Transgender teen Leelah Alcorn: ‘My death needs to mean something’
Early Sunday, 17-year-old Leelah Alcorn died after being hit by a tractor-trailer while walking along a stretch of Interstate 71 near her Ohio hometown.
The death was eventually ruled a suicide after a pair of social media posts, which the Kings Mill woman posted on the blogging site Tumblr, garnered notice and served as a flashpoint for transgender progress in 2014.
Alcorn’s suicide note, which she scheduled for posthumous posting, explained how she reached the breaking point: At 14, she came out to her parents as transgender, and they reacted by taking her to conversion therapy and cutting her off from social media. After protracted periods where she felt isolated and depressed, she wrote, “I realized that my parents would never come around, and that I would have to wait until I was 18 to start any sort of transitioning treatment, which absolutely broke my heart.”
Alcorn’s passionate post, which talked about the despair she felt and her hopes for a more inclusive future, had been reposted nearly 200,000 times on Tumblr as of Wednesday morning.
In a subsequent note, Alcorn addressed her friends, with a particularly sharp rebuke to her parents. “You just can’t control people like that,” she said. “That’s messed up.” Shortly after her death, Alcorn’s mother Carla posted a short note to Facebook identifying Alcorn as “Joshua” (her name at birth) and with male pronouns; it has since been deleted and her account has been made private.
In the wake of Alcorn’s suicide note being made public, hashtags containing her name circulated widely on Twitter, as did more general-awareness ones like #protecttranskids.
The closing lines of Alcorn’s suicide note — “Gender needs to be taught about in schools, the earlier the better. My death needs to mean something. .... Fix society. Please.” — are a sobering coda to a year where transgender issues were treated with more gravity than in years past.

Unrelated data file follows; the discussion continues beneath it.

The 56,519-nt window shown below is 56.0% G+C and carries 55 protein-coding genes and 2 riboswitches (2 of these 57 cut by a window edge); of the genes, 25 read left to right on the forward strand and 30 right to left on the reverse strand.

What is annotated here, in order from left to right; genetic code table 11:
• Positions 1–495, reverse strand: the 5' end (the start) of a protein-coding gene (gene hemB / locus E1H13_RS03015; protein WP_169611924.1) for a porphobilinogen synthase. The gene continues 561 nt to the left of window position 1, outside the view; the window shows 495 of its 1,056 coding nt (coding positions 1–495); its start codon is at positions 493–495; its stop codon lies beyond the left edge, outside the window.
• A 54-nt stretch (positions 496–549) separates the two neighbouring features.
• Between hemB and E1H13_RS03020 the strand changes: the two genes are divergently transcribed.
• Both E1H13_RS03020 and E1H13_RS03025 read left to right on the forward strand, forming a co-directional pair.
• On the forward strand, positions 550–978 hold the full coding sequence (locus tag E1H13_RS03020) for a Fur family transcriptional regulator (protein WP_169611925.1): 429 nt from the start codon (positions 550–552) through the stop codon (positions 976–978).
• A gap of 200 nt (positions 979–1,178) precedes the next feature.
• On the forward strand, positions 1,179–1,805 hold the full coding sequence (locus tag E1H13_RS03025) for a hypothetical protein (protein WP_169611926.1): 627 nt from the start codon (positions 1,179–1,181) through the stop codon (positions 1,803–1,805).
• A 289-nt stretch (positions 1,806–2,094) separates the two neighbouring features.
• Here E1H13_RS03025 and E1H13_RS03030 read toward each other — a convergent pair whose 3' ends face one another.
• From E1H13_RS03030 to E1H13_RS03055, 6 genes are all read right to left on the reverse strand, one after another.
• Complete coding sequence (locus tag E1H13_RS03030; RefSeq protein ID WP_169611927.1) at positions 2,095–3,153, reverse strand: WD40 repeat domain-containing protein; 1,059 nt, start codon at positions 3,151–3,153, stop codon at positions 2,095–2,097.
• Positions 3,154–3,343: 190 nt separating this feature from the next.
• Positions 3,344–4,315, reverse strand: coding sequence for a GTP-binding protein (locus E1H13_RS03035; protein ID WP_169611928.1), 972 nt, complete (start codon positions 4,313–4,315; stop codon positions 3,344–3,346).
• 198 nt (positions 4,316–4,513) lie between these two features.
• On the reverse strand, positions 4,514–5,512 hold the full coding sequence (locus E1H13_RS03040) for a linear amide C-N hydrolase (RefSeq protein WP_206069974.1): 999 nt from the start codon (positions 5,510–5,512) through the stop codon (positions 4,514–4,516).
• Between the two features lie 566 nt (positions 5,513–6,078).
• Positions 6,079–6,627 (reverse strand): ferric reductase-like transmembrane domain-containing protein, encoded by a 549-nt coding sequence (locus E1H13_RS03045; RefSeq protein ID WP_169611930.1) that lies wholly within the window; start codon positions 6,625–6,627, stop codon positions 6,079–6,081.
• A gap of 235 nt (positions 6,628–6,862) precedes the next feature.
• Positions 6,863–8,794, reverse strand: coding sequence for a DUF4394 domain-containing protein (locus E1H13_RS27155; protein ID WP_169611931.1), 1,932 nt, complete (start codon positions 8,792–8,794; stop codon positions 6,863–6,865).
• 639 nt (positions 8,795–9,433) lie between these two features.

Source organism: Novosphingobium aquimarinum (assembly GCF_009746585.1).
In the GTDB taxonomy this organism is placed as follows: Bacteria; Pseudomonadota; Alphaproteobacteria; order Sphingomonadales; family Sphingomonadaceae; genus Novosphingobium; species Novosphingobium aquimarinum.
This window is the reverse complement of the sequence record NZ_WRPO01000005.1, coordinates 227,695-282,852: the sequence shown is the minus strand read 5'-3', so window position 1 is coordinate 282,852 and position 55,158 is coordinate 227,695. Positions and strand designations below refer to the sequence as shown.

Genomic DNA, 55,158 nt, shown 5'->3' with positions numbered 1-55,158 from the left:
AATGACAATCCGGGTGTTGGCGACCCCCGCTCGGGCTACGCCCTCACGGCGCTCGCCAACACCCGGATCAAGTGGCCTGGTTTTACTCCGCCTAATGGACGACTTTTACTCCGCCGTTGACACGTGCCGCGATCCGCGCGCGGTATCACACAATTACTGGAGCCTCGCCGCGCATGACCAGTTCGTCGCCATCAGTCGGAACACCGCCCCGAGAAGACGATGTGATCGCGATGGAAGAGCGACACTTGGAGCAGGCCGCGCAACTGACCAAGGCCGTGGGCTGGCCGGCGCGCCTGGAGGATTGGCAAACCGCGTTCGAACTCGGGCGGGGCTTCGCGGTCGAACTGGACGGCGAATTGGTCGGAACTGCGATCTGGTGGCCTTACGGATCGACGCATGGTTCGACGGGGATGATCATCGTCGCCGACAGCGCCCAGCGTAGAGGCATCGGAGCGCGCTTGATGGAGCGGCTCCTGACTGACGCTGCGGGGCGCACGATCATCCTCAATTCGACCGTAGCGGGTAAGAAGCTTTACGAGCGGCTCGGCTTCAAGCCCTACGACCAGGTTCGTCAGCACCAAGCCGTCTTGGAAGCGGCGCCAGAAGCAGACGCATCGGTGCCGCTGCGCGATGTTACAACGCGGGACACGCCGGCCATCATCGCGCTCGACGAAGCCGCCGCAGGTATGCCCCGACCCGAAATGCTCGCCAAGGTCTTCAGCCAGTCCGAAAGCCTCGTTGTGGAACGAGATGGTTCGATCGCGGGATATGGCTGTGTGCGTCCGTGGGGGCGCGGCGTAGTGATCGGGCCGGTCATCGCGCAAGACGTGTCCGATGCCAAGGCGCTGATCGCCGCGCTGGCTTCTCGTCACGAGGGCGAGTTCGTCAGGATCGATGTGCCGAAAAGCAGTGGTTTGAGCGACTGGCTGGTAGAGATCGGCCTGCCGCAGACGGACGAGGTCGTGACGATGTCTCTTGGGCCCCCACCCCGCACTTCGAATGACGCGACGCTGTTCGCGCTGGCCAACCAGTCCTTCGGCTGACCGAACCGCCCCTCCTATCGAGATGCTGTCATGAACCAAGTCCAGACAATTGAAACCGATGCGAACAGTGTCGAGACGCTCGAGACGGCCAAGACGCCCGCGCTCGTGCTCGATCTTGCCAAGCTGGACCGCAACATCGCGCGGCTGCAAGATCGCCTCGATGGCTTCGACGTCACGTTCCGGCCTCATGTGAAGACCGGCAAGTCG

“Orange Is The New Black” actress Laverne Cox and Against Me! lead singer Laura Jane Grace both took the pop-culture spotlight for their groundbreaking work, and their matter-of-fact presentation of themselves as transgender. But, writer Parker Marie Molloy told the Globe by e-mail, there’s still a long way to go as far as true acceptance.
“I’ve learned to be cautiously optimistic about these types of things,” said Molloy, a Chicago-based journalist who frequently writes about transgender issues. “For example, ‘The New York Times’ declared 2010 ‘The Year of the Transsexual.’ This year, ‘Time’ proclaimed that we’ve reached a ‘transgender tipping point.’... Declaring a ‘tipping point’ is great for raising trans awareness, but it makes it far too easy to ignore the struggles — such as healthcare discrimination, poverty, unemployment, and increased risk of becoming the victims of violent crimes.”
The formation of gender identity during adolescence is also one of those struggles, as Molloy notes and as Alcorn’s death illustrates.
“Trans kids need love and acceptance for who they are,” said Molloy. “A 2011 National Center for Transgender Equality/National LGBT Task Force study found that trans children who are rejected by their families are 60 percent more likely to attempt suicide at some point during their lives, compared to children who were welcomed with open arms and the type of unconditional love parents typically afford their children. “Simply put, the single most important resource a trans child can have is a loving parent(s).”
Alcorn’s Ohio hometown is approximately 25 miles northeast of Cincinnati, which this year made strides in being inclusive toward transgender individuals.
“While Cincinnati led the country this past year as the first city in the Midwest to include transgender-inclusive health benefits and we have included gender identity or expression as a protected class for many years,” Cincinnati City Council member Chris Seelbach wrote in a response to Alcorn’s death on Facebook, “the truth is ... it is still extremely difficult to be a transgender young person in this country. We have to do better.”